Buxton tops list of least affordable homes in N.C.

By on July 25, 2019

Buxton is the place with least affordable homes in North Carolina, according to a new report by UnitedStatesZipCodes.org that ranks affordability by zip code.

The report calculates that it would take 9.8 years for someone earning the median income in the Hatteras Island community to pay off the median home price there. According to the report, any median multiple — the figure that represents the years it would take to pay off the home price — under 3 is considered affordable.

Local communities on the list

#1 27920 (Buxton, NC)
Current 9.8 years

#9 27927 (Corolla, NC)
Current 7.3 years

#13 27915 (Avon, NC)
Current 7 years

#29 27959 (Nags Head, NC)
Current 5.6 years

#32 27949 (Kitty Hawk, NC)
Current 5.5 years

#33 27964 (Point Harbor, NC)
Current 5.5 years

#39 27936 (Frisco, NC)
Current 5.2 years

#43 27966 (Powells Point, NC)
Current 5.1 years

Aside from Buxton, Corolla (7.3) is in the ninth least affordable zip code in North Carolina while Avon (7.0) comes in at No. 13 on that list, Nags Head (5.6) is No. 29, Kitty Hawk (5.5) in No. 32, Point Harbor (5.5) is No. 33, Frisco (5.2) is No. 39 and Powells Point (5.1) is No. 43.

It is worth noting that the median multiple for Buxton rose dramatically in this latest report. Previously, it had ranked as the 31st least affordable community in the state with a median multiple of only 5.7.

Efforts to contact a representative of the report to learn why that Buxton number changed so dramatically and to learn more about the report methodology were unsuccessful.

The data used to produce the median multiple rankings came from estimates in the American Community Survey data released by the U.S. Census Bureau. The rankings clearly take into account not just the cost of homes, but the incomes of residents as well.

On the flip side, if you’re looking to pay for a home quickly, the most affordable zip code in North Carolina, according to ZipCodes.org, is the tiny community of Maury in Greene County, where the median multiple is a mere .6 of a year. That’s followed by Fairfield in Hyde County (1.1) and Marston in Richmond County, at 1.4.

To see the full rankings, log on to www.unitedstateszipcodes.org/rankings/zips-in-nc/median_multiple/

The finding that a number of Outer Banks communities are on the list of least affordable places to live will likely come as no surprise to local officials and residents. The scarcity of affordable workforce housing in Dare County — and its impact on businesses and the economy — is a problem that also became one of the major issues in last year’s county commissioner races.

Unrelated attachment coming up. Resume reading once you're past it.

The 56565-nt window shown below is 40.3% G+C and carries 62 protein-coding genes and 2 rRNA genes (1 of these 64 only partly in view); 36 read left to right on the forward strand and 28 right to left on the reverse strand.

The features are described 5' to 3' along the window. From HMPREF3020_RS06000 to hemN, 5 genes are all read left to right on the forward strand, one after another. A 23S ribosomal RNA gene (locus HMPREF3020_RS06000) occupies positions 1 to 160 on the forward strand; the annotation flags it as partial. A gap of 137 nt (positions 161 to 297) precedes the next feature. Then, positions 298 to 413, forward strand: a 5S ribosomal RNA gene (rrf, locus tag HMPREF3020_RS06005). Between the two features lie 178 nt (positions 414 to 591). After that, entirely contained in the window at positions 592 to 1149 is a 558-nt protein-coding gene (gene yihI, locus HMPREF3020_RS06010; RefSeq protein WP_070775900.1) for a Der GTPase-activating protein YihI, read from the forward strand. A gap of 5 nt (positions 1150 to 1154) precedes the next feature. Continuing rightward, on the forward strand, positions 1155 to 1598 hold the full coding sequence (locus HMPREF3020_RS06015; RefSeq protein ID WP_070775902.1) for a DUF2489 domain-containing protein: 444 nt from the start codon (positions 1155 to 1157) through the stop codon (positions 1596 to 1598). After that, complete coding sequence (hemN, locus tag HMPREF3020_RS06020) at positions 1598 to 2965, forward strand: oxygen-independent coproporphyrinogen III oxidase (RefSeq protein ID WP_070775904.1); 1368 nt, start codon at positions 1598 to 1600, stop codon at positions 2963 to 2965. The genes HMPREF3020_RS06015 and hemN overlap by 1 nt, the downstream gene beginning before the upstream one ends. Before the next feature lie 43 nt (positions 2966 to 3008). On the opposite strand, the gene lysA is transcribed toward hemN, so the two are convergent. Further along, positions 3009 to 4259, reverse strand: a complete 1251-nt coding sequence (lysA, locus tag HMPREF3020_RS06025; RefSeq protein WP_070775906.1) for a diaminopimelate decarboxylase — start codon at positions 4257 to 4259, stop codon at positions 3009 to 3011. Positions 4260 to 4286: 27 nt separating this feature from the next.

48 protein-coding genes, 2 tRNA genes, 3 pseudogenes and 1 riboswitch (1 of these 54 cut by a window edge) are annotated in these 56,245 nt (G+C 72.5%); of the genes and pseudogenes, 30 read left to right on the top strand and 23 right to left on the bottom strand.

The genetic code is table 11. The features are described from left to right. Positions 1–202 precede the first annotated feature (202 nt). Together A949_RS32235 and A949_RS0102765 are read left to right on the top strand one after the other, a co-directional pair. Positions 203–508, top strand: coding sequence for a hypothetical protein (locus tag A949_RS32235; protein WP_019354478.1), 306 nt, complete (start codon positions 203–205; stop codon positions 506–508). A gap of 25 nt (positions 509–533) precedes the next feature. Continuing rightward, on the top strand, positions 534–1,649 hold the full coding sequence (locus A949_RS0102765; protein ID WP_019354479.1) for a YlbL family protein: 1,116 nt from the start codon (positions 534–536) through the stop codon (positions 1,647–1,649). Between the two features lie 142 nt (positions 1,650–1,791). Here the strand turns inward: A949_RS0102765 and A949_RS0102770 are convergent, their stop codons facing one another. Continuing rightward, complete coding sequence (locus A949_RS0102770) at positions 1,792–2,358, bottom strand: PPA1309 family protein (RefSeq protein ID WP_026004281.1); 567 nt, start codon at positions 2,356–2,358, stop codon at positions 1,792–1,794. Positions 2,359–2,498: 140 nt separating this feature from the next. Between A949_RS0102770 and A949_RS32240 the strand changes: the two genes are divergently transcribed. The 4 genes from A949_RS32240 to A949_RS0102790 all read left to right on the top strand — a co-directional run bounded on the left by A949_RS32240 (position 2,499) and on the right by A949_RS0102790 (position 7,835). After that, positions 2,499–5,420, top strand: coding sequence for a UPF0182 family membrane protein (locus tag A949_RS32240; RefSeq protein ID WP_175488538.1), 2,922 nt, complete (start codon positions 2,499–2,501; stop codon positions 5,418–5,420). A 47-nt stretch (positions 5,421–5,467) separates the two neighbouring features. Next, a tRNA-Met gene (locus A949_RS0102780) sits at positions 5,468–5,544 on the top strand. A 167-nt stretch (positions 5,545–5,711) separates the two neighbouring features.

Earlier that year, in June 2018, the Outer Banks Chamber of Commerce asked the county to consider significant zoning changes — including allowing accessory dwelling units and more multi-family structures and increasing dwelling densities per acre — as a way to remedy its affordable housing crunch and boost the local economy.  

“This is not just a seasonal challenge…[but] a year-round one,” Chamber Board Chair Bob Peele said at the time. “Professional jobs go unfilled at our hospital and in our healthcare system. People are hired, but can’t find reasonably priced housing options, so they leave.”

By mid-October, the Dare County Board of Commissioners approved changes for the unincorporated parts of the county that it hoped would encourage more reasonably priced housing.

They included reducing minimum lot sizes for duplex construction; increasing multifamily dwelling densities; expanding the number of districts that permit accessory dwelling units (ADUs); and allowing cluster family home developments.

But progress in creating more workforce housing has been slow.

(photo credit: wikipedia/vbofficial)

 

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Arthur Pewty

Concerning their methodology – I believe it involves a 6 year old, a map and a handful of darts.